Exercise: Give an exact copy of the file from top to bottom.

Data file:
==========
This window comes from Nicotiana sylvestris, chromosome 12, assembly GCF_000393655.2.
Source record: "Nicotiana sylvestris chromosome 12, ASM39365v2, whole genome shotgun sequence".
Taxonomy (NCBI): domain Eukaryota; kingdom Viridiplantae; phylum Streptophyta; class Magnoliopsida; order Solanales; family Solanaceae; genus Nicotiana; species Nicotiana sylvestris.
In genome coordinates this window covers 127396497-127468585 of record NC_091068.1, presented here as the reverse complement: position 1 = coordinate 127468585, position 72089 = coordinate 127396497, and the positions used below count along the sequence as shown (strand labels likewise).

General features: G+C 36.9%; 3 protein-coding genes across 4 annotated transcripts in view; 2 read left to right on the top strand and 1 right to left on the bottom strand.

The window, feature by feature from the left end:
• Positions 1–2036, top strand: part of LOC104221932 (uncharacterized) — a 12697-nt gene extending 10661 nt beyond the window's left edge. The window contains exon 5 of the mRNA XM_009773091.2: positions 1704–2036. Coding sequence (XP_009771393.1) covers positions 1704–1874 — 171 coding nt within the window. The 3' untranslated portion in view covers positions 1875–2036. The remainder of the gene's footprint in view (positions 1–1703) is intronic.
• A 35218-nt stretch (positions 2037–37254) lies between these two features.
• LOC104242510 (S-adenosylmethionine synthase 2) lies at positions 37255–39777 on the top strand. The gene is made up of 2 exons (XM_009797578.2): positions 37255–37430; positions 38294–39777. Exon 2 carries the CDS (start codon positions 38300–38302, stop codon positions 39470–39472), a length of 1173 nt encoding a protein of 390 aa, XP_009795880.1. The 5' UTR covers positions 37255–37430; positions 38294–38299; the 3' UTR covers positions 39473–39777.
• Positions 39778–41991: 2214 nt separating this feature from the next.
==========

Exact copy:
This window comes from Nicotiana sylvestris, chromosome 12, assembly GCF_000393655.2.
Source record: "Nicotiana sylvestris chromosome 12, ASM39365v2, whole genome shotgun sequence".
Taxonomy (NCBI): domain Eukaryota; kingdom Viridiplantae; phylum Streptophyta; class Magnoliopsida; order Solanales; family Solanaceae; genus Nicotiana; species Nicotiana sylvestris.
In genome coordinates this window covers 127396497-127468585 of record NC_091068.1, presented here as the reverse complement: position 1 = coordinate 127468585, position 72089 = coordinate 127396497, and the positions used below count along the sequence as shown (strand labels likewise).

General features: G+C 36.9%; 3 protein-coding genes across 4 annotated transcripts in view; 2 read left to right on the top strand and 1 right to left on the bottom strand.

The window, feature by feature from the left end:
• Positions 1–2036, top strand: part of LOC104221932 (uncharacterized) — a 12697-nt gene extending 10661 nt beyond the window's left edge. The window contains exon 5 of the mRNA XM_009773091.2: positions 1704–2036. Coding sequence (XP_009771393.1) covers positions 1704–1874 — 171 coding nt within the window. The 3' untranslated portion in view covers positions 1875–2036. The remainder of the gene's footprint in view (positions 1–1703) is intronic.
• A 35218-nt stretch (positions 2037–37254) lies between these two features.
• LOC104242510 (S-adenosylmethionine synthase 2) lies at positions 37255–39777 on the top strand. The gene is made up of 2 exons (XM_009797578.2): positions 37255–37430; positions 38294–39777. Exon 2 carries the CDS (start codon positions 38300–38302, stop codon positions 39470–39472), a length of 1173 nt encoding a protein of 390 aa, XP_009795880.1. The 5' UTR covers positions 37255–37430; positions 38294–38299; the 3' UTR covers positions 39473–39777.
• Positions 39778–41991: 2214 nt separating this feature from the next.